Right from the first page I couldn't put this book down. At some points everything from my fingers right down to my toes was screwed up in anticipation and excitement. I was completely lost in the thrilling action scenes and the wonderful charactors. So many unexpected twists and turns and a great ending. A real gripping page turner, would deffinately be in my top ten favorite books.
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5.0 out of 5 stars Five Stars, 4 April 2015
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This review is from: A Man in Full (Hardcover)
Great
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5 of 11 people found the following review helpful
1.0 out of 5 stars More fat, less muscle, 11 Dec. 2002
By 
Bill (Cornwall, UK) - See all my reviews
This review is from: A Man in Full (Paperback)
Like Charlie Croker, the hero of this 800-page novel, A Man in Full is a bloated, self-important, rambling affair, with occasional islands of well-written and memorable scenes (such as those in the freezer warehouse and the prison) surrounded by a sea of sloppy prose. A host of characters and sub-plots meander towards one of the most unsatisfying, unbelievable and throwaway conclusions you'll ever come across, and neither are you likely to come away convinced that you've gained any insight at all into the racial politics of the Deep South. Forgettable, flabby, lazy writing; more is indeed less.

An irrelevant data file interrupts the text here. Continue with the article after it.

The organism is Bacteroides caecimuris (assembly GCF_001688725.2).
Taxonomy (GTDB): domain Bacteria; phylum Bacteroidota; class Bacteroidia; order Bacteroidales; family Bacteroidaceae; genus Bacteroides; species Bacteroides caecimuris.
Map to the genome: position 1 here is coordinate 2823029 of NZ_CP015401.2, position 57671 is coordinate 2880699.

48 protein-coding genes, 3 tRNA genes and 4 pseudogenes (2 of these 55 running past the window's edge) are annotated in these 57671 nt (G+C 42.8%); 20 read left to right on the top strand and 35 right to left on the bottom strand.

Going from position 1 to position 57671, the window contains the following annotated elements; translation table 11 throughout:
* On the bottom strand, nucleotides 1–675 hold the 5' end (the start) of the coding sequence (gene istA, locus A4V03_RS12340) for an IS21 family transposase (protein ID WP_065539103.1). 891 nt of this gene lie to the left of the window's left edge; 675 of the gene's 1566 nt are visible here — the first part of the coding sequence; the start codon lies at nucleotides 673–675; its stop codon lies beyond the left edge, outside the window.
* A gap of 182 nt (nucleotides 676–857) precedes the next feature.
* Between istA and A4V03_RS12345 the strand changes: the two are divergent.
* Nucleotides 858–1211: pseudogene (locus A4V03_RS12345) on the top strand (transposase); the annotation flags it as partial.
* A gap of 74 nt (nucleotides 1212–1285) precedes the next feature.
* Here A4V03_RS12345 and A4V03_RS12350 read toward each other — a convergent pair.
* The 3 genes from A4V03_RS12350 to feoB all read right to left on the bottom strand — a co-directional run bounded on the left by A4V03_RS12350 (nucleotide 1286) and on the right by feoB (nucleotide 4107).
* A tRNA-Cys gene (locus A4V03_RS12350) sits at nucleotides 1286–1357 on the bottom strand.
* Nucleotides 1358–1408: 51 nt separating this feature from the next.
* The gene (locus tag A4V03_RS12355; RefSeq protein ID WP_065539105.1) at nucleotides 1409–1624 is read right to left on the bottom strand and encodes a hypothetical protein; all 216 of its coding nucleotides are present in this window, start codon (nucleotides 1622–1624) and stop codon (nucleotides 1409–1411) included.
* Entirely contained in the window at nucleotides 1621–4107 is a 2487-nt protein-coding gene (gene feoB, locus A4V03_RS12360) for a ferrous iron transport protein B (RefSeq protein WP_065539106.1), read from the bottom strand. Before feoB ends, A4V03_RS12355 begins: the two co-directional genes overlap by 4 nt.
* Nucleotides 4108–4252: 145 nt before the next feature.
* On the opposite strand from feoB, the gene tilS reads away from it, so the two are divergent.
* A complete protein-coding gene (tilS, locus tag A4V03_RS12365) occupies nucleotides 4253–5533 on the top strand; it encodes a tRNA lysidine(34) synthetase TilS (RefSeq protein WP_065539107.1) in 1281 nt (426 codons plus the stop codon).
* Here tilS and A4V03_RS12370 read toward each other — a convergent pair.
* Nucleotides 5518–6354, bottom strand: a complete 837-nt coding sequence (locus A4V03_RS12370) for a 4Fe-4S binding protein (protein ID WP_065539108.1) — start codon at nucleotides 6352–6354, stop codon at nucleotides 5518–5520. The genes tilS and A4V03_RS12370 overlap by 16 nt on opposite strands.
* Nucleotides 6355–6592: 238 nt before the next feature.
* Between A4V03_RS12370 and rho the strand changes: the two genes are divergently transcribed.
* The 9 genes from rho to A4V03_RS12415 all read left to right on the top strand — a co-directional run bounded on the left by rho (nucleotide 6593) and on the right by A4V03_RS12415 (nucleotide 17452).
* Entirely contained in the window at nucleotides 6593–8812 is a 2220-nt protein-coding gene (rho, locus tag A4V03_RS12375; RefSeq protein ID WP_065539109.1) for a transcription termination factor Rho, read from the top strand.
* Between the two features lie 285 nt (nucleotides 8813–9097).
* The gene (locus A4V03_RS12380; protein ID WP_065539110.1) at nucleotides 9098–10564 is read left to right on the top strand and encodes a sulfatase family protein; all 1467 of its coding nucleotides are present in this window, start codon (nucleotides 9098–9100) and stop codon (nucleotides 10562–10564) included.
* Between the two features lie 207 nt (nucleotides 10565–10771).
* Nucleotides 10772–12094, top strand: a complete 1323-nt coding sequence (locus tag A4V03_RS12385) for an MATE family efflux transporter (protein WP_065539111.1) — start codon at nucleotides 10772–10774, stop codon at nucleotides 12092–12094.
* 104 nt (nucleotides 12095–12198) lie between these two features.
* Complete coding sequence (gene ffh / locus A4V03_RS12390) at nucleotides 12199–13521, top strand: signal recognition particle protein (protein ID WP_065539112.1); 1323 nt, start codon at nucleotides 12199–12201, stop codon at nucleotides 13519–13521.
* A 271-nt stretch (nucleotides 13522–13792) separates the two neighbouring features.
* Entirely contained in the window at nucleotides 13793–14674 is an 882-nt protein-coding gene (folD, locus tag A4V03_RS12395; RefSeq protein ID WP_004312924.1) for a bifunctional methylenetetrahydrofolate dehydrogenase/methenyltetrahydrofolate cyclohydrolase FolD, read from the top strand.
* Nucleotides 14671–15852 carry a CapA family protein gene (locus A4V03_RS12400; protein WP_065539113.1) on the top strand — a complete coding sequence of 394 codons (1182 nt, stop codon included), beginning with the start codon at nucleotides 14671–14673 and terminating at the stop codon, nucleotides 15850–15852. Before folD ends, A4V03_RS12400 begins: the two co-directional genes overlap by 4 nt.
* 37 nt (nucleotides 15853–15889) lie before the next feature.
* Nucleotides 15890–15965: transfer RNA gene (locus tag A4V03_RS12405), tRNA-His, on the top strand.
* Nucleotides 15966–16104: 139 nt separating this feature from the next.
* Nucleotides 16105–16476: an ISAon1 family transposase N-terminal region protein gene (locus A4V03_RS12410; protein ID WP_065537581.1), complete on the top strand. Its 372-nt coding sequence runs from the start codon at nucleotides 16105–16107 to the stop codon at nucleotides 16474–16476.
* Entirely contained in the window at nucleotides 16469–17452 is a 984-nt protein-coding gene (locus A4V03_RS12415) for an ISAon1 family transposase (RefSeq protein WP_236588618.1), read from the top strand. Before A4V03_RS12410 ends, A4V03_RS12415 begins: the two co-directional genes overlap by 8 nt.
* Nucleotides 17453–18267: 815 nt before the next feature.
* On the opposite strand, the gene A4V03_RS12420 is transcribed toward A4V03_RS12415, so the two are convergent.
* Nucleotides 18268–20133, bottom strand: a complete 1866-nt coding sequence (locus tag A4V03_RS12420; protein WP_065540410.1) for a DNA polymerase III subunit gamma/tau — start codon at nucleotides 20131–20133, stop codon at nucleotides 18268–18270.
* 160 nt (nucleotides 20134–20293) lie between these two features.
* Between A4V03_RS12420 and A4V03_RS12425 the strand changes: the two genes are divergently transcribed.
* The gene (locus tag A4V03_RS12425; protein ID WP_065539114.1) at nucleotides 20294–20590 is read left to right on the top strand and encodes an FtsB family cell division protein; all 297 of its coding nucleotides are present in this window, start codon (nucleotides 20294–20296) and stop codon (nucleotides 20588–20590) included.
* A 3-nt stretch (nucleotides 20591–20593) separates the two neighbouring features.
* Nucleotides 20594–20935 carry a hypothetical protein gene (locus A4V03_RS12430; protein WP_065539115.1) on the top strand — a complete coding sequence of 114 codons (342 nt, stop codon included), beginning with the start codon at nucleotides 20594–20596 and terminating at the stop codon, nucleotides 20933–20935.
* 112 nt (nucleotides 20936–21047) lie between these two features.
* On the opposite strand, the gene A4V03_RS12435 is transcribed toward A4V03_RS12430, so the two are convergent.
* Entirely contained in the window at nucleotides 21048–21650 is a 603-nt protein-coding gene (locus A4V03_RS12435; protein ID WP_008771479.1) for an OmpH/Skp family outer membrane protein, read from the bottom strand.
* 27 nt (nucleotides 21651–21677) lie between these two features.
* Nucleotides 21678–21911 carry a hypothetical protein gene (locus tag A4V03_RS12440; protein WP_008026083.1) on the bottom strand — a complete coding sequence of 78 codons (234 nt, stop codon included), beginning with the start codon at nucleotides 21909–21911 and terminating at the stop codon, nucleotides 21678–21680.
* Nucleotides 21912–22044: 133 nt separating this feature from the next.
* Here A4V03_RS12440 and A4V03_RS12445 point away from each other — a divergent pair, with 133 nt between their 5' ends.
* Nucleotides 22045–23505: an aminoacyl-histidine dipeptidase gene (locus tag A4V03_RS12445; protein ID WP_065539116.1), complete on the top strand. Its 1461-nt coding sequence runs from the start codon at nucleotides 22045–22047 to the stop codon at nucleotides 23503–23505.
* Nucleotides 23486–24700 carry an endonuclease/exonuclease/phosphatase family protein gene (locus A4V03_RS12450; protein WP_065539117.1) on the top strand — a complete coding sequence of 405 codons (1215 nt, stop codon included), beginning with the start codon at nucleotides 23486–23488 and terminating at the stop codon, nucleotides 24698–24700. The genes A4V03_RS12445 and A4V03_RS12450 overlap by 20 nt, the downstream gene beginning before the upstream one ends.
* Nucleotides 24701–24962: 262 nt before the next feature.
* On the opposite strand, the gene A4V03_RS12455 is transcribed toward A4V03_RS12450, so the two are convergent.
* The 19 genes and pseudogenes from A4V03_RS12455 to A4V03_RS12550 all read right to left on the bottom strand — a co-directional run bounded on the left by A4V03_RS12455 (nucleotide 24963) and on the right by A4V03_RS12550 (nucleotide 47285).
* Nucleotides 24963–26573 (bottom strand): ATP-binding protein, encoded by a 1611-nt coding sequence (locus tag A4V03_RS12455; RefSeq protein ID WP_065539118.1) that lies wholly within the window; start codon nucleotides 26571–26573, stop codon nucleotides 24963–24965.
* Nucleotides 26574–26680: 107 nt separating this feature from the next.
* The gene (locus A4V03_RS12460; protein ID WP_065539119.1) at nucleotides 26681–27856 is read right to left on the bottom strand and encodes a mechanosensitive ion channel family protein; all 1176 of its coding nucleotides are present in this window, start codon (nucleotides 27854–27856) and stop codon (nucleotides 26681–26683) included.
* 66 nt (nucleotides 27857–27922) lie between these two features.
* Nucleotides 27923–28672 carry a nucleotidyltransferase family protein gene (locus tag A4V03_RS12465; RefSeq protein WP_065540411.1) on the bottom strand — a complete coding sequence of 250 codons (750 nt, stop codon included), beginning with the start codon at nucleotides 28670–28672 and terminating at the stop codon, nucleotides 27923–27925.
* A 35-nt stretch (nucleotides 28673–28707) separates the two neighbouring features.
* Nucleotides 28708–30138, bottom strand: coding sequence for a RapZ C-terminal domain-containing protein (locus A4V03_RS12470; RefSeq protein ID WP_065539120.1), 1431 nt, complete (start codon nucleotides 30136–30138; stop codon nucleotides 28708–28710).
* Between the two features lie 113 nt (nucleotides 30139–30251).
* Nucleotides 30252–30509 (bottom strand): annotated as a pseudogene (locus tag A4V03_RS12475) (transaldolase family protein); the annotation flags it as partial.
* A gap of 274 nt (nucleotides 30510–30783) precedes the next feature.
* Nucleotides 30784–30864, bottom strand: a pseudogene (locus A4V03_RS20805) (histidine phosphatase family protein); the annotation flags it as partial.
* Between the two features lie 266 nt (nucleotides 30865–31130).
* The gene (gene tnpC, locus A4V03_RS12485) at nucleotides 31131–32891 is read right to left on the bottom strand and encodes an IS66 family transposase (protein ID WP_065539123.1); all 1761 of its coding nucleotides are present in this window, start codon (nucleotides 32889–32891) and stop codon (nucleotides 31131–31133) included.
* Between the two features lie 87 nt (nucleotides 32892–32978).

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4 of 10 people found the following review helpful
2.0 out of 5 stars More than Full, Rather... Overstuffed, 25 Jan. 2003
By 
Patrick Shepherd "hyperpat" (San Jose, CA USA) - See all my reviews
(REAL NAME)   
This review is from: A Man in Full (Hardcover)
This seems to be the age of the huge novel. Everything from horror and techno-thrillers to this nominal 'novel of character' can't seem to be told in less than 700 pages. Perhaps it's a reaction to the minimalist school, but when carried to excess, it severely detracts from the power and impact a novel such as this should have.